Friday, September 30, 2011

Big C

I ran away from the cancer about a year ago, when the word chemo first started to be used by the doctors.

I’m surprised it took Lola as long as it did to find me, after all, it’s not like I ever went into hiding.  Do you know what the survival rate for stage-four lung cancer is?

“You look good Lo” I say.

If there’s a woman that can pull of the bald look, it’s her.  As she remains straddled on top of me, her head almost seems to glow as the fluorescent hospital lights race along her scalp. She’s wearing a pair of faded cutoff jeans and a tight wife beater that seems to have been chosen specifically to highlight her thin frame. Combine that with the lack of hair and pierced eyebrows and she could pass for the lead singer of a punk band.


“Really. It makes you look bad ass.”

“Sure it ain’t the gun, Charlie?” She taps my chin with the barrel and I wince. Can’t tell the make or model, but it’s not like it makes a world of difference this close up.

“It helps,” I agree, trying my best to ignore the gun as it lazily traces the lines of my face, the caresses of a lover I’d rather not have.

“You ran.”

“I got scared.”  I could try to push her off me, but the truth is, I can’t. I don’t have the energy, and her body does feel good pressed against mine.  Her ass shifts slightly as she speaks, rubbing against my groin and making me hard.

I’m relieved that not everything about my body has failed me.

“No shit.” She reaches into her pocket and takes out a pack of Marlboros. I admire her as long graceful fingers work on tearing open the celluloid wrapper. It doesn’t take long to get a cigarette in her mouth, all while the gun continues to be pressed to my face.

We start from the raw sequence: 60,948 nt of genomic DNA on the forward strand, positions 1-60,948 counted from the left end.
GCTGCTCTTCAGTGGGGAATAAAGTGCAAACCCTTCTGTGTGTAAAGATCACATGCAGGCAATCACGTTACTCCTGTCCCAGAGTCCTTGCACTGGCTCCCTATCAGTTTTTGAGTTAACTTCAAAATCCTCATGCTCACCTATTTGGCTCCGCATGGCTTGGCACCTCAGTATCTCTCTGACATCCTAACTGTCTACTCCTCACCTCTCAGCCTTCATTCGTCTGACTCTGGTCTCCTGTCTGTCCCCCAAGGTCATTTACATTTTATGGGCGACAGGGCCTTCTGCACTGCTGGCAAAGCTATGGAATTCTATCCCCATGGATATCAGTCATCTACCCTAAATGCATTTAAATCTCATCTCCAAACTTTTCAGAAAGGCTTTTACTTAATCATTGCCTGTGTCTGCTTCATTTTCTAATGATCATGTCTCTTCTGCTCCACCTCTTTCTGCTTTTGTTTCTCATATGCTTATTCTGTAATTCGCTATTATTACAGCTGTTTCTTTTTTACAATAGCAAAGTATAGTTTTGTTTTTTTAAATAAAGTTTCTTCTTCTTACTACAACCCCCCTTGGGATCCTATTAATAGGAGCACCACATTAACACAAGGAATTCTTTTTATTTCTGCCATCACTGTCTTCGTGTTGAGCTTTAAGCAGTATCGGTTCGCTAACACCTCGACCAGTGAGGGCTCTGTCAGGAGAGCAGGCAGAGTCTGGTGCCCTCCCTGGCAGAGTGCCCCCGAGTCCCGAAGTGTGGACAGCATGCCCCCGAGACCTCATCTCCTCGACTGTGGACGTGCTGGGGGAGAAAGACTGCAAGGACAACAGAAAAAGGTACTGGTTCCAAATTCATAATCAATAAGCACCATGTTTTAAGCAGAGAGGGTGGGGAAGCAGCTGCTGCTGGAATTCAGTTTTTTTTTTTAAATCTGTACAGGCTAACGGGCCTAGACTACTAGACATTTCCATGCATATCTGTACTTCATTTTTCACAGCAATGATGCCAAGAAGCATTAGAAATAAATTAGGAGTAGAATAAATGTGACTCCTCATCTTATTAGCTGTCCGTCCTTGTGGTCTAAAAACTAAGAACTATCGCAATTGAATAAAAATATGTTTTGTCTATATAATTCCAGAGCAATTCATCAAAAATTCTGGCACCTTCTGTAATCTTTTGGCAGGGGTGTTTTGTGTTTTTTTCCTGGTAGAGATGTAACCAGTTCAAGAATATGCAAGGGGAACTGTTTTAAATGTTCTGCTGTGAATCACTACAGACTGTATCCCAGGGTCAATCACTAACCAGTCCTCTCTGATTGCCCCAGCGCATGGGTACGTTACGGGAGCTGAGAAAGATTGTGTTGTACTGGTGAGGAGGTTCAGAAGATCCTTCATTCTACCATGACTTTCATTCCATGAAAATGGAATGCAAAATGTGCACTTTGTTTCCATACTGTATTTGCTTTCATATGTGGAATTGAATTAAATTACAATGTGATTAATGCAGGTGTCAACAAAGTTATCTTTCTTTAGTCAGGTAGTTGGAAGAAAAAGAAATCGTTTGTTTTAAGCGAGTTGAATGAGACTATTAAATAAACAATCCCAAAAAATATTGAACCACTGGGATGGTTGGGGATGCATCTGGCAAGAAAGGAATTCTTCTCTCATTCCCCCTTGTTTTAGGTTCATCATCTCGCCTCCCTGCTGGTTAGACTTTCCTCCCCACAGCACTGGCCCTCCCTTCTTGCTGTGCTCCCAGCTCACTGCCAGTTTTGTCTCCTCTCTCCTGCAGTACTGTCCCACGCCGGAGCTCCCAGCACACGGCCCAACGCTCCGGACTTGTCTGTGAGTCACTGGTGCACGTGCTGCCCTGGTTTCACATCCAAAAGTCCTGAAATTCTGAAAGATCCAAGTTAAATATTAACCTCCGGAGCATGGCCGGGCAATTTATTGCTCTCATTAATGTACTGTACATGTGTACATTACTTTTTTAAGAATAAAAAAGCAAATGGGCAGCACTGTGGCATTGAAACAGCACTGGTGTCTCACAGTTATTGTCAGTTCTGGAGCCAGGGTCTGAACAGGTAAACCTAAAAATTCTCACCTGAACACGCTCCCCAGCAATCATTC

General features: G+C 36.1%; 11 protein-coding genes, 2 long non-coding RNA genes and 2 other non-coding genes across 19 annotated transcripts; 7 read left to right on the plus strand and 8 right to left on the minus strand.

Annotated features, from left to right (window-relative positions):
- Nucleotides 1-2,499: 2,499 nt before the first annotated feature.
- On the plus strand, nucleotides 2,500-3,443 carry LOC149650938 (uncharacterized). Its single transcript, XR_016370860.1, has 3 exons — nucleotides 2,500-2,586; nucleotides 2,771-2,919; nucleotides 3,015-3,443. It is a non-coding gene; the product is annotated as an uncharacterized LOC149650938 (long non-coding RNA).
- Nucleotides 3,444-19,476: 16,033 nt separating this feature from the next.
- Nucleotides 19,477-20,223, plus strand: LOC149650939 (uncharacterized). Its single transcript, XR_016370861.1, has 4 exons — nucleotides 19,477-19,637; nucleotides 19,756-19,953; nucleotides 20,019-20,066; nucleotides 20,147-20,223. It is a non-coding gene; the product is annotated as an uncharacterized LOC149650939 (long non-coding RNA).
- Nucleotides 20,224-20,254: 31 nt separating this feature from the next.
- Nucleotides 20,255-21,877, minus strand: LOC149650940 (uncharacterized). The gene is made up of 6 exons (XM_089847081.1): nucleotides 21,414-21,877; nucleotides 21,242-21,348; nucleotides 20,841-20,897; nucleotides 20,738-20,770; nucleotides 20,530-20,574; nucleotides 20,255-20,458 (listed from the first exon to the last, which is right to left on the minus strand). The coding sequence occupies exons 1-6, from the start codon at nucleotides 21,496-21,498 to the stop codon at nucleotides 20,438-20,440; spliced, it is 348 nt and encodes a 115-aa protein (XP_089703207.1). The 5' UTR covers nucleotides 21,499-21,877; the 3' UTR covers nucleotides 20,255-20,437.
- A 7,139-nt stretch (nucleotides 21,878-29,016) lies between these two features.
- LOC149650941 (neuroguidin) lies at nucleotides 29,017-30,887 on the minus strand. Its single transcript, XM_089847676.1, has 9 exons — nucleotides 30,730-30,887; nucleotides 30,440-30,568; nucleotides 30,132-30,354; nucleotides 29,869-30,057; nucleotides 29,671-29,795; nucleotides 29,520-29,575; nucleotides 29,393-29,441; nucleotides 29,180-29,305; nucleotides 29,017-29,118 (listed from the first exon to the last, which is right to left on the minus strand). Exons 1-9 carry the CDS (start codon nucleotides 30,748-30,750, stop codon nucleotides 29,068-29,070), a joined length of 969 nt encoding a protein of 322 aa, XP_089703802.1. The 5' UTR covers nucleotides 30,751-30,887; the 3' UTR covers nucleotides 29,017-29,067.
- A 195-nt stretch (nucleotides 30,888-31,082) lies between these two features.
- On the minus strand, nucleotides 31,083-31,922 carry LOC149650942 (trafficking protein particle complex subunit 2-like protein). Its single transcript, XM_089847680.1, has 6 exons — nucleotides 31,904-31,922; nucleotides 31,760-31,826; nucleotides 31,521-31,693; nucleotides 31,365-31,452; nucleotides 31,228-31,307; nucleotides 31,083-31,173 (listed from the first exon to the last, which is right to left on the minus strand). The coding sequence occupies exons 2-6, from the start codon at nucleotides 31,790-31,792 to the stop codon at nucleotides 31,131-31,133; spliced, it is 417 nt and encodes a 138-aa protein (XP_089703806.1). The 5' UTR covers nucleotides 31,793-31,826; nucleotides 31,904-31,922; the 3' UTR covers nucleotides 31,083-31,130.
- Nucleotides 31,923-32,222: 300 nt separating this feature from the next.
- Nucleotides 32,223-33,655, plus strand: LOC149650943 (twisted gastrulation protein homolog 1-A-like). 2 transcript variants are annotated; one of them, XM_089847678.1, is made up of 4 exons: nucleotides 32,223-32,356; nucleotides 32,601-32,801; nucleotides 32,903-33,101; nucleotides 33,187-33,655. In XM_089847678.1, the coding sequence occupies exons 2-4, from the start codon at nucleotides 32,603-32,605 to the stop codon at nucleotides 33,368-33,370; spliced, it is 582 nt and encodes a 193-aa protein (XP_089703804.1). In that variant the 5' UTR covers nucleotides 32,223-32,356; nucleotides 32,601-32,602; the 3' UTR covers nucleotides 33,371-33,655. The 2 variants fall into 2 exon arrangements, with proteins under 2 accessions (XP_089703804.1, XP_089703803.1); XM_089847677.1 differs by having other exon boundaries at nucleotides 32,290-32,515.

“You suck, you know that?” The words come out of the side of her mouth out as she lights her cigarette. “You knew the score from the beginning.”

How could I not? Our time tables were the first thing we announced back in the support group her doctor recommended. “I probably got half a year left” she said, “so you better not get too attached to any of this.” Back then, she’d motioned to a fuller body, plumper breasts, and long black hair. Back then, I taken it all in and assured myself that it would be easy to let go.

“You were supposed to die” I say.

The gun stops being a caress and gets jammed into the fleshy pool of my cheek. I must look like I’m giving it the world’s worst blowjob.  “Fuck you” she says, “fuck you if you think I’m going to apologize for not giving up.”

Like you.   The omission of those two words bothers me more than the gun ever could.

She takes a deep breath and I watch as the anger slowly washes out of her. “You suck,” she mutters again. And with a carefulness that I don’t expect, she shifts her body down and gently lies on top of me. After a few minutes, my right hand skims along her ribs and moves to her chest, exploring the new emptiness. Lola shudders when my fingertips touch the scars right above her armpit.

“Mastectomy” she explains, offering me a cigarette. It’s been so long since I had a smoke that I cough uncontrollably with the first drag. At least there’s no blood. Lola watches me from her position at the crook of my neck and then takes the cigarette away.

“Bad idea”

“Where were you twenty years ago? Maybe then it would have made a difference.”  It’s supposed to be a joke, but neither of us laughs.

“You want me to do it?” Lola asks, the sound of her gun being cocked mixing with the beeping of the machines they got me hooked into.

I shake my head. It would be unfair of me to rob Lola of the second life she got out of the surgery.

Plus, I find that I’m not so scared anymore.